G: 891

Order: M 42/43 (Orion Nebula; auto and manual exposure), then
M 78, B 33 (Horse Head Nebula), M 1 (Crab Nebula), M 35, M 36, M 37, M 38, NGC 891, M 42/43, NGC 2024 (Flame Nebula), NGC 2244 (Cluster in Rosette Nebula), NGC 2261 (Hubble's Variable Nebula)
First, I collimated the eVscope using Rigel (better this time...).
Hot pixels again disturbing...
I repeated some DSO hoping that the new collimation would lead to better results, which was indeed the case.
One day after half moon (waning), could not see it..

The photos were not great, I therefore put only a few into the gallery.

Feb 17 OC: M 50 Saw M 50 only... Clouds came soon in...  
Feb 19 OC: M 41, M 46, M 47, M 48, M 50, M 93
PN: NGC 2392
G: M 81, M 82
Order: M 50, M 41, M 46, M 47, M 48, M 93 then
NGC 239
2 (Eskimo Nebula)
M 81
(Bode Galaxy), M 82 (Cigar Galaxy)
Observed after supper (after 9 p.m.) A couple of new objects for the eVscope...
Feb 24 DN: B 33
OC: M 44, M 67, NGC 2244
GN: M 78, NGC 2024
G: M 33 (NGC 604), M 66, M 96
Order: NGC 2244, NGC 2024 (Flame Nebula), M 78, B 33 (Horse Head Nebula), M 33 (Triangulum Galaxy with HII region NGC 604), M 67, M 44 (Beehive, Praesepe), M 96, M 66 Observed before supper (from 7 p.m. to 8:15 p.n.); at the end, clouds appeared... I usually exposed longer, but there was no moon yet, either; the Horsehead Nebula was clearly visible on the iPhone screen, as was the Flame Nebula. The galaxies were "borderline" cases...
Mar 9 C: C/2017 T2 (Panstarrs)
G: M 77
Order: M 77, C/2017 T2 (PANSTARRS) Full moon (super moon)  

Bold: First observation during this observation period; G = galaxy, OC = open star cluster, GC = globular star cluster, GN = galactic nebula, PN = planetary nebula, P = star pattern, DN = dark nebula, C = comet, SN = supernova

 

List of Observed Sky Objects

Object details can be obtained via the links to the relevant deep sky objects.

DSO Details
Name Constellation Type Remarks
B 33 Horse Head Nebula Perseus DN Perhaps to guess on photo with aggressive post-processing; better recognizable on second attempt
C/2017 T2 C/2017 T2 (Panstarrs) --- C The comet can be recognized as such
M 1 Crab Nebula Taurus GE Only on Jan 28 bright, later faint because of the moon light; a little better in mid-February
M 29   Cygnus OC Pattern created from a few stars
M 31 Andromeda Galaxy Andromeda G Too large for the eVscope's field of view
M 33 Triangulum Galaxy Triangulum G Very faint, details are hardly recognizable
M 34   Perseus OC Confirmed with Stoyan drawing
M 35   Gemini OC Confirmed with Astrometry.net
M 36   Auriga OC Labelled wrongly by the eVscope as M 37, confirmed with Astrometry.net; found correctly in mid-February
M 37   Auriga OC Wrong label from eVscope, it was M 36; found correctly in mid-February
M 38   Auriga OC Identified using a Wikipedia photo and Astrometry.net; found correctly in mid-February
M 39   Cygnus OC Few stars
M 41   Canis Major OC Large, some bright stars
M 42 Orion Nebula Orion GE Too large, somewhat blurry, Trapezium washed out; less washed out in mid-February
M 43 De Mairan's Nebula Orion GE Part of M 42
M 44 Beehive, Praesepe Cancer OC Too large, a few bright stars
M 45 Pleiades, Seven Sisters Taurus OC Too large for the eVscope's field of view
M 46   Puppis OC Large; NGC 2438 (PN) on the photo!
M 47   Puppis OC Large, bright stars
M 48   Hydra OC Large, bright, at the center many nearby stars...
M 50   Monoceros OC Nice cluster
M 52   Cassiopeia OC Confirmed with a Stoyan drawing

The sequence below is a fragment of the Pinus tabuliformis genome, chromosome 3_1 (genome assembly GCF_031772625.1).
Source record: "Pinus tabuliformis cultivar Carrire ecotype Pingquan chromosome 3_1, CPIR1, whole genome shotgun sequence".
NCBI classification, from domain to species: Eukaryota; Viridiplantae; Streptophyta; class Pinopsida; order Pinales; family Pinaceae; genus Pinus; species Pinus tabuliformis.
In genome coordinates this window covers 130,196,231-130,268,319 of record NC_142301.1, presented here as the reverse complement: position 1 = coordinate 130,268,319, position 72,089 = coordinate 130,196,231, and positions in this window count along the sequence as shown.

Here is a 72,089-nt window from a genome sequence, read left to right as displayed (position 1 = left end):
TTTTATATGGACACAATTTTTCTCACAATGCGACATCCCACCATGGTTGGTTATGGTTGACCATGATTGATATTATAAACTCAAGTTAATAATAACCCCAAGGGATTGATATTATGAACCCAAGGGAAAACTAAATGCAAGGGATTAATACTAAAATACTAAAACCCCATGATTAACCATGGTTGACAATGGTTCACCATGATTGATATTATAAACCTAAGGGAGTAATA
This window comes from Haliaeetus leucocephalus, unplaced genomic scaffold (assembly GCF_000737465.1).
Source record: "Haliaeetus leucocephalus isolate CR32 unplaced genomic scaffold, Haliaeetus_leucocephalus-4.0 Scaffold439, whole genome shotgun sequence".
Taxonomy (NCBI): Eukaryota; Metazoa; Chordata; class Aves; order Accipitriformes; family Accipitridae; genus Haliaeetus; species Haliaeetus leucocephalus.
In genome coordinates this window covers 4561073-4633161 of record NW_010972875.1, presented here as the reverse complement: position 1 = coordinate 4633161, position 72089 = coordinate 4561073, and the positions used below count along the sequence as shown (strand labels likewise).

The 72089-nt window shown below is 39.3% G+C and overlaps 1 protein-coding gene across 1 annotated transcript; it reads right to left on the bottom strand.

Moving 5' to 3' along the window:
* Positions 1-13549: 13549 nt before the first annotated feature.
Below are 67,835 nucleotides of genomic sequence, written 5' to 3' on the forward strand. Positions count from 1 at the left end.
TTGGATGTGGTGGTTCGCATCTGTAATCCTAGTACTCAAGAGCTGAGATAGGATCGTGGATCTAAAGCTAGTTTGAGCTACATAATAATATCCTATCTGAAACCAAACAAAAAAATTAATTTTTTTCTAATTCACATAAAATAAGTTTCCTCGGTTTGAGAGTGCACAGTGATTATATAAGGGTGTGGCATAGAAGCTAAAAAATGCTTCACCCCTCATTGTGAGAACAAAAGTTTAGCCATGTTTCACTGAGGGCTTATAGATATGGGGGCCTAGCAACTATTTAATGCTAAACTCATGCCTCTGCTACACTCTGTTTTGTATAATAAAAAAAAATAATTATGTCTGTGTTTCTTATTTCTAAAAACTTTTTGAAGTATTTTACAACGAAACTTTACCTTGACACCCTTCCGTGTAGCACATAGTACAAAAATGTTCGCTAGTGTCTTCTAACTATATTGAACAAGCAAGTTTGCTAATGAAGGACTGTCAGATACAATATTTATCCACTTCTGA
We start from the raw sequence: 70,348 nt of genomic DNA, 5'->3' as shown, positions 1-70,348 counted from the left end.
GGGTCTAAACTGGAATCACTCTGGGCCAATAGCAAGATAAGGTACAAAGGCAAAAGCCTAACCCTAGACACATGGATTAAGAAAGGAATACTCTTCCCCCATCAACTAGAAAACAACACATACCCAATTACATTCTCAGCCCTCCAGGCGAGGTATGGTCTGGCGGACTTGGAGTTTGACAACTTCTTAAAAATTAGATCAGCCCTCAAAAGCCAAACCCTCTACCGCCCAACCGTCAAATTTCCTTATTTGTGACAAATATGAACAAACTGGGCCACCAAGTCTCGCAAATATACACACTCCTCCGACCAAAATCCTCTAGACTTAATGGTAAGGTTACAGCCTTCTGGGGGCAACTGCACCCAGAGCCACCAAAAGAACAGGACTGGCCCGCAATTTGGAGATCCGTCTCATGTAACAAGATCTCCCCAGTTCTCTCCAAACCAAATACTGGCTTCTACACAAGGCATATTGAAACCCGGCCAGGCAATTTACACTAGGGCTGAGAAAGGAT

M 66   Leo G Borderline case... close to house
M 67   Cancer OC Nice cluster with a few bright stars and many not so bright ones
M 74   Pisces G Faint glow...
M 76 Small Dumbbell Nebula Perseus PN Small, colorful
M 77   Cetus G A bit more to see than with M 74...
M 78   Orion GE Faint, but identified using two stars; a little bit better again in mid-February
M 81 Bode Galaxy Ursa Major G Nice galaxy, particulary after post-processing
M 82 Cigar Galaxy Ursa Major G The cigar was good to see
M 93   Puppis OC Nice
M 96   Leo G Borderline case... close to house
M 103   Casiopeia OC Triangular shape good to see
NGC 281 Pacman Nebula Cassiopeia GE Only stars, the nebula is invisible...
NGC 457 Owl/E.T. Cluster Cassiopeia OC Nice, particularly the "eyes"
NGC 604   Triangulum HII The brightest HII region in M 33, a small blob...
NGC 663   Cassiopeia OC Large; seen well also in mid-February
NGC 884/869 Perseus Double Cluster Perseus OC Too large for the eVscope's field of view; one photo shows NGC 884, another one shows the sky far left to it, a third one the sky below NGC 884
NGC 891   Andromeda G Seen from the side; nice but faint; not better in mid-February...
NGC 2024 Flame Nebula Orion GE Rather faint reddish nebula next to Alnitak; could be made visible...
NGC 2244 Open star cluster in Rosette Nebula Monoceros OC Nice to see (not the embedding nebula, the Rosette Nebula, found)
NGC 2261 Hubble's Variable Nebula Monoceros GR Nebula that looks like a comet.
NGC 2392 Eskimo Nebula Gemini PN Round light blue spot with white dot in it
NGC 2438   Puppis PN Visually located in M 46; found on photos of M 46!
NGC 4636 with Supernova 2020ue nearby Virgo G Supernova appears as a little dot...
NGC 6826 Blinking Planetary Nebula Cygnus PN Bluish spot...
NGC 7243   Lacerta OC Confirmed with a Karkoschka photo
NGC 7331   Pegasus G Faint, but confirmed with a Stoyan drawing
NGC 7662 Blue Snowball Nebula Andromeda PN Small, green
NGC 7789 Caroline's Rose Cluster, White Rose Cluster Cassiopeia OC Large

G = galaxy, OC = open star cluster, GC = globular star cluster, GE = galactic emission nebula, GR = galactic reflection nebula, DN = dark nebula, C = comet, PN = planetary nebula, SP = star pattern, HII = HII region (emission nebula in other galaxies)

 

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made by walodesign on a mac!
27.09.2020